SARS-CoV-2 N Proteins Hijacks Human 14-3-3 Proteins With Implications Of Future Rise In Neurological And Psychiatric Issues

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A new international study by researchers from the Russian Academy of Sciences-Moscow, the University of York-United Kingdom and the Oregon State University-USA have found that the SARS-CoV-2 nucleocapsid protein (N) is able to hijack the functions of the human 14-3-3 Proteins.

As these proteins are predominantly found in the human host brain tissues and are involved in neural signaling, neuronal development and neuroprotection, a disruption of their functions will ultimately lead to a variety of neurological and neuropsychiatric issues arising in those that have been infected!
 
The study findings were published on a preprint server ad are currently being peer reviewed. 

https://www.biorxiv.org/content/10.1101/2021.12.23.474009v1

The current pandemic, caused by the severe acute respiratory syndrome coronavirus 2 (SARS- CoV-2), exposed a number of weaknesses in our approach to tackle viral outbreaks.

The lack of understanding host-virus interactions at the molecular level slowed the development of novel antiviral therapies and understanding the causes of virus pathogenicity, resulting in lack of preparedness and, consequently, in major health, economic and social impacts for the society.

One of the most abundant virus proteins, the 46-kDa nucleoprotein (N), is common for single- stranded RNA viruses, including the positive-sense coronaviruses. It is responsible for the replication, packaging and storage of viral genomic RNA 1,2.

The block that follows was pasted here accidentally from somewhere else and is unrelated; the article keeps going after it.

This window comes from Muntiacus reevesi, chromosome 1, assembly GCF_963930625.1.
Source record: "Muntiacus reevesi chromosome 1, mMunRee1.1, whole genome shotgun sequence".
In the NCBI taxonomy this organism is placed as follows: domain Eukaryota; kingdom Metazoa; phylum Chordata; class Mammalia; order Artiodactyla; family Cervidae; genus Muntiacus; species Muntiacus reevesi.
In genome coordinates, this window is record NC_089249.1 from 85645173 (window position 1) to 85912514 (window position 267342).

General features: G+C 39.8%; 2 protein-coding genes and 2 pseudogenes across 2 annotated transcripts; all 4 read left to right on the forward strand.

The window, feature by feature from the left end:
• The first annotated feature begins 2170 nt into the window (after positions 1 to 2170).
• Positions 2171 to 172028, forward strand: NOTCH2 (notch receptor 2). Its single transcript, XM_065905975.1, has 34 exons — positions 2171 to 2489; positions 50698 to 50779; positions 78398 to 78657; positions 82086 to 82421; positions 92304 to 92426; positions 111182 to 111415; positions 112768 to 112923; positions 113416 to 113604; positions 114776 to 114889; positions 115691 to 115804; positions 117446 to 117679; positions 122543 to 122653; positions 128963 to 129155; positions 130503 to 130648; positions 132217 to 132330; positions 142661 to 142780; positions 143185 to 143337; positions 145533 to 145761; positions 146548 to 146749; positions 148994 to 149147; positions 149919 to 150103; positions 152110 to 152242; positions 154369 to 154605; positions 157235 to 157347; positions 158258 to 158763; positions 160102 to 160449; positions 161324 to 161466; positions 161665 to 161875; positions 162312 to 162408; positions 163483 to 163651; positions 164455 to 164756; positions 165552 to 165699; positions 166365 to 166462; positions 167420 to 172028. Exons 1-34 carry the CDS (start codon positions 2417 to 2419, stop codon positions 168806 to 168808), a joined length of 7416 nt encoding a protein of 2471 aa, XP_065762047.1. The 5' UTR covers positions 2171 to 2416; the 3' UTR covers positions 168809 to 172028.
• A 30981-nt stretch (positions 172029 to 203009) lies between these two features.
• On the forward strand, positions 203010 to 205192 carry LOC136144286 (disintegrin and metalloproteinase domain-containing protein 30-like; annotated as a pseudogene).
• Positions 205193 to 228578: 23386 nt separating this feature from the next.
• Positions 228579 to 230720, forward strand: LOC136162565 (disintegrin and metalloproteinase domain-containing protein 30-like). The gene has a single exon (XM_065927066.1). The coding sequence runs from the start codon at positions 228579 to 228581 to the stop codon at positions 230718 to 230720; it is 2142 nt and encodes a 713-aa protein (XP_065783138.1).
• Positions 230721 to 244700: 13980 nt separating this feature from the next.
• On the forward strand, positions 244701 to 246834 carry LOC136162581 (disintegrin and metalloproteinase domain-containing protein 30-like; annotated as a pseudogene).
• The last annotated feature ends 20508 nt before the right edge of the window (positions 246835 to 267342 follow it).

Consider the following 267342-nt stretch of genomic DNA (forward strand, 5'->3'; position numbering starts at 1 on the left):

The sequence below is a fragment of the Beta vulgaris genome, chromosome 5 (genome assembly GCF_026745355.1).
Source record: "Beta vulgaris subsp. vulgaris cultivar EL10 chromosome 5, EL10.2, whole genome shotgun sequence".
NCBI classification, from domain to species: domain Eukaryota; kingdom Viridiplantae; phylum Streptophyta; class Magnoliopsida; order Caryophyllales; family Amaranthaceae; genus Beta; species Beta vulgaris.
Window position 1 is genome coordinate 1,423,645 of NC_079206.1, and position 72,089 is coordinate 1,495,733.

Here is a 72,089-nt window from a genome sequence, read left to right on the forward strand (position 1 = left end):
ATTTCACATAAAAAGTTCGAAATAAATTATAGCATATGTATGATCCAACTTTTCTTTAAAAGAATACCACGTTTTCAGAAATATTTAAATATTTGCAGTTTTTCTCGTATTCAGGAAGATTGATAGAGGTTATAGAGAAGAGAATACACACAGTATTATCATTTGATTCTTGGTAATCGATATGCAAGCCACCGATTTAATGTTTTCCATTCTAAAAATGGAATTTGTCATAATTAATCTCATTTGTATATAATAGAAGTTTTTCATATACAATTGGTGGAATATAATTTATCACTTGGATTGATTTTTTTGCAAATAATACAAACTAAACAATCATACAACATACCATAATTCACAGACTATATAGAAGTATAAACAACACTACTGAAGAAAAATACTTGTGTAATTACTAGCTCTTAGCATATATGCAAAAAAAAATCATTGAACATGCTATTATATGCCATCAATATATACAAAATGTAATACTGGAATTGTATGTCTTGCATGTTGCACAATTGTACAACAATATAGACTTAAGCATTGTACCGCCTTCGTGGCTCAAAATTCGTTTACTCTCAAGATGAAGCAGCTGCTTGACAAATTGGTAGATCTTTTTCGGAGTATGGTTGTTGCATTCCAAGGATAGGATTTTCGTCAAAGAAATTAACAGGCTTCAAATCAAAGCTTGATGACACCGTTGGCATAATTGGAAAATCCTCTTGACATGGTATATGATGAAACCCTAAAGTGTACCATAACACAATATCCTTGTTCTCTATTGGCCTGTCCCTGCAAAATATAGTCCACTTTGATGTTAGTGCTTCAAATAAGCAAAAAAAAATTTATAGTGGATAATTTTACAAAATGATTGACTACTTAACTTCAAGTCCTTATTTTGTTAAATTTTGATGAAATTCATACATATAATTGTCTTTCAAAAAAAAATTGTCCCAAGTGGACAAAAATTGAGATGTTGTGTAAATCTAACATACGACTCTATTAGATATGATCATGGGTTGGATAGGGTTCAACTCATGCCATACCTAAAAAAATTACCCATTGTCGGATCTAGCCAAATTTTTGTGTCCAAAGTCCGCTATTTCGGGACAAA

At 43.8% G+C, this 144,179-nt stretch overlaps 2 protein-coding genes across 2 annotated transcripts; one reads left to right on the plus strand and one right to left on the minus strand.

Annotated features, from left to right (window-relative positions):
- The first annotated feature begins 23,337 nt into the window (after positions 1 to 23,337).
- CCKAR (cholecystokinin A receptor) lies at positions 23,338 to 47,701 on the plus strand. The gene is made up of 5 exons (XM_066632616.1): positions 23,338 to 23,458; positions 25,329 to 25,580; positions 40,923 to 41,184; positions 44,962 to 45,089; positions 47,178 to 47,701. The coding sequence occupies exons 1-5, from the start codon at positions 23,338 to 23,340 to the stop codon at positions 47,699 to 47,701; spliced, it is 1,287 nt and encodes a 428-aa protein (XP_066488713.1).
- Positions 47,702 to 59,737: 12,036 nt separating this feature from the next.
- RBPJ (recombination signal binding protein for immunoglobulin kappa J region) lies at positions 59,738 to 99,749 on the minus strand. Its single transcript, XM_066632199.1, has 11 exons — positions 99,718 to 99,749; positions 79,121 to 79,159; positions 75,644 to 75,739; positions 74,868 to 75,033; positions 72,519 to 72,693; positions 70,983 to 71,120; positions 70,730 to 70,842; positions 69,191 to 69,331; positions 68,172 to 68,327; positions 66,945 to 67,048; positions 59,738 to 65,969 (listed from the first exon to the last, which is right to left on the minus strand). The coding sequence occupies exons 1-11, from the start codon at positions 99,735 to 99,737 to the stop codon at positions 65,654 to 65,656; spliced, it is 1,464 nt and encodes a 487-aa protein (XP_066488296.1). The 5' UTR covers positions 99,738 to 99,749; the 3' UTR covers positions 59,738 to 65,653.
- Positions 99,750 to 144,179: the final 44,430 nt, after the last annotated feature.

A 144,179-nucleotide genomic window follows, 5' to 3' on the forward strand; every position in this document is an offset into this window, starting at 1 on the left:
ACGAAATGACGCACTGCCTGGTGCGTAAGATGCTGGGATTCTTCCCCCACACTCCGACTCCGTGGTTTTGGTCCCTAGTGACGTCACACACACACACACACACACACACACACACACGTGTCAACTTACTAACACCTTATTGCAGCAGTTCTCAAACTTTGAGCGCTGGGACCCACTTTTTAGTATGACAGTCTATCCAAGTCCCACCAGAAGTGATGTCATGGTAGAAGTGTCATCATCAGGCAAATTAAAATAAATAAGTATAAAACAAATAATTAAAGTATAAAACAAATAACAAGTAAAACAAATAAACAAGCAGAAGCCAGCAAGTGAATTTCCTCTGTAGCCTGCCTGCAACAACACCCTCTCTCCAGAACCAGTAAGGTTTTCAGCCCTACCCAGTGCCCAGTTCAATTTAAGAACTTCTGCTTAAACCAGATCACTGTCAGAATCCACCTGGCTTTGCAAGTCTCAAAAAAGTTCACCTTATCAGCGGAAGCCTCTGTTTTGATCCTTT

N is one of the most abundant coronavirus proteins in the infected cells (reaching ~1 % of a total number of cell proteins) 3–5. In SARS-CoV-2, N has been proposed to be the major factor of the enhanced pathogenicity 6.

Sharing 89.1% sequence identity with SARS-CoV N, SARS-CoV-2 N consists of the structured N-terminal RNA-binding domain 7, the structured C-terminal dimerization domain 8, disordered terminal tails and the long unstructured interdomain linker (residues 176-247) (Fig. 1a) 9,10.

The latter linker domain contains a Ser/Arg-rich region (residues ~176-210) 11–13 that becomes heavily phosphorylated upon host infection 4,14–16 and is also a hotspot of viral mutations 17–19.

This interdomain linker contributes to higher-order oligomerization of N molecules 20, to the N-M interactions 21, and to liquid-liquid phase separation with RNA 11,17 via the tentative amyloid-like aggregation of specific peptide stretches 179-184, 217-222 and 243-248 22.

Phosphorylation of several Ser/Thr residues in the SR-rich region controls the flexibility, electrostatics, and functions of SARS-CoV-2 N 17,23,24.

Apart from affecting properties of N itself, phosphorylation can also regulate N interaction with other proteins such as 14-3-3 25,26 – the universal and abundant phosphopeptide-binding protein-protein interaction hub represented by seven specific isoforms in human (β, γ, ε, ζ, η, σ, τ) 27,28.

In line with this, SARS-CoV N undergoes phosphorylation-dependent association with human 14-3-3 in the cytoplasm of the transfected cells, which is proposed to control nucleocytoplasmic shuttling of N and hijack 14-3-3 functions via sequestration 25,26.